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Supply of labour may be defined as the total number of people of working age offered for employment at a particular time and at a given wage rate. This supply of labour also relates to the quantity of labour.

                           FACTORS AFFECTING SUPPLY OF LABOUR

  1. The size of population and population growth
  2. The age structure of the population
  3. The official school leaving age
  4. Official age of entry and retirement
  5. The number of people the pursue full time education beyond the normal school leaving age
  6. The number of married women who take up paid employment
  7. The number of people of working ages in the country who are disable or incapacitated
  8. The number of able bodied person in the country who are not willing to work
  9. The number of working hours per week
  10. The rate of remuneration or the wage rate



Demand for labour may be defined as the total number of workers employer are willing and ready to employ or  hire at a particular time and at a given wage rate The demand for labour relates to the quantity of human effort required by entrepreneur for carrying out production. The demand for labour is a derived demand


  1. The number of industries in a country
  2. The nature of industries
  3. The quantity of other factors of production available
  4. The price of labour or the wage rate
  5. The state of employment in the economy
  6. The demand for labour output and the price level within the economy.



Wages refers to payment to labour on a daily or weekly basis

Salaries refer to the payment made to labour on a monthly basis.



  1. Nominal Wages: It is the actual money paid for labour in a particular period of time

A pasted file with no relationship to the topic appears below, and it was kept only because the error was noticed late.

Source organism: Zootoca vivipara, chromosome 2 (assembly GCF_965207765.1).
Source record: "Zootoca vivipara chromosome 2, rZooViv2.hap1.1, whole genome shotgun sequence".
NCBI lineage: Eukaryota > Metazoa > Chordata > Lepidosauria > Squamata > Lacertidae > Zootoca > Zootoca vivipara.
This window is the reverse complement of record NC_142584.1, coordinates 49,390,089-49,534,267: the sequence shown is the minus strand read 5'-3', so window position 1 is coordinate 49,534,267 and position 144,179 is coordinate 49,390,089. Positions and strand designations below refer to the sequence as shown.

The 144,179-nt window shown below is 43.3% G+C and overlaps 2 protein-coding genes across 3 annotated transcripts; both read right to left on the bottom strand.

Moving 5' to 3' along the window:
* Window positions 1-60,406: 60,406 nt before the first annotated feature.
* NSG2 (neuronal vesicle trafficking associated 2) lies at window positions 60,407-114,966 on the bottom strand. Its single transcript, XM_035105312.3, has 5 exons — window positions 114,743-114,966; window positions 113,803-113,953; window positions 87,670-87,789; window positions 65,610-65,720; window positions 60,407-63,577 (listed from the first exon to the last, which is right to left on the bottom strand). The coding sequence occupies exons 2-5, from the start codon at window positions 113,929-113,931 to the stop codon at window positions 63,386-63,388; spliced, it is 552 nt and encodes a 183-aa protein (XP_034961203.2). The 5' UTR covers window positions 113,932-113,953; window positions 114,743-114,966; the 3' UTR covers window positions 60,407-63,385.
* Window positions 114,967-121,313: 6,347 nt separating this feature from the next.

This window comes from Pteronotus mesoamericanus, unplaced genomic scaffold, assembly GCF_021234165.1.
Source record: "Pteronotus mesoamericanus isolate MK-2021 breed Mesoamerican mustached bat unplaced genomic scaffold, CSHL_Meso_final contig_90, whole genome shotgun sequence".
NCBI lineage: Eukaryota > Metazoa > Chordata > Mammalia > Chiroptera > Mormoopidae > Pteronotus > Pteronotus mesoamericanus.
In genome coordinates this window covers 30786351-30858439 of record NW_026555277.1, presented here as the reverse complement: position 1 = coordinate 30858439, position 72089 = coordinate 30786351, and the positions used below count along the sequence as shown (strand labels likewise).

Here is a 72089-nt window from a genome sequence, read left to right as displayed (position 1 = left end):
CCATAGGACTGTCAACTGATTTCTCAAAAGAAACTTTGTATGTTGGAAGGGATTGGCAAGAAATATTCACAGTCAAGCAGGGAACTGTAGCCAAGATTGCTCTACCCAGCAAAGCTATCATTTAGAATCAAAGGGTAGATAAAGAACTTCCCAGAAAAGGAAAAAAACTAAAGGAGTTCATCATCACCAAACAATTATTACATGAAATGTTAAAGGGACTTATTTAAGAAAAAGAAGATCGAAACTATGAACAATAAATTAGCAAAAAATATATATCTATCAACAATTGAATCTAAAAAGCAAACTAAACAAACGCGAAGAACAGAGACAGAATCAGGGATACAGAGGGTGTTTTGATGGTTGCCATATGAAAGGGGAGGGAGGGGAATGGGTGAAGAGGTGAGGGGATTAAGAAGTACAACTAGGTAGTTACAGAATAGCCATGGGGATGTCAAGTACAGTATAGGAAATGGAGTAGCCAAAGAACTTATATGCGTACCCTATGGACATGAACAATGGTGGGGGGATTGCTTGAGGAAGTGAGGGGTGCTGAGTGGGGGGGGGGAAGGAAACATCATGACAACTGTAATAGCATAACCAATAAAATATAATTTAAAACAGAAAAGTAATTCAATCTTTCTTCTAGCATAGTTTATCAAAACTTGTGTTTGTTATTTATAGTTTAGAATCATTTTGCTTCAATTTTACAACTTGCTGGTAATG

2. Real Wages: This is the purchasing power of labour. Real wages refer to wages in term of goods and services the wages can buy.


  1. The forces of demand and supply in a market economy. The wages of labour in a market economy can be determined through the forces of demand and supply.

Wage rate in a competitive labour market can be determined in the following manner

  1. When the supply of labour exceeds the demand, wage rate will fall
  2. When the demand for labour exceeds the supply, wage rate will rise
  • When the demand for labour equals the supply wage rate will be favourable to both the employer and the employee.
  1. Government activities and policies: Government institution and wages commissions set up by the government help in determining wages, especially in the public services.

In fixing wages, the government agency or wage commission takes the following factors into consideration.

  1. Cost of living: The  higher the cost of living, the higher wages are likely to be
  2. Level of productivity: The greater the level of production in the country, the higher the wage rate.
  • Type of occupation: The wage structure varies from one occupation to another.



  1. Differences in cost of training
  2. Differences in period of training
  3. Skill needed at work
  4. The bargaining power of the trade union
  5. Degree of risk involved in an occupation
  6. The prestige attached to an occupation.



Unemployment is defined as a situation in which persons of working age, able and willing to work are unable to find paid employment. Unemployment of labour occurs in the economy if there are people who are capable of working and who are qualified by age, law, custom, and other factors to work, but who cannot find jobs.



  1. Structural Unemployment: This is the type of unemployment which arises as a result of changes in the pattern of demand of certain commodity.  If the demand is low, it could lead to industries reducing their workforce and this eventually results in structure unemployment.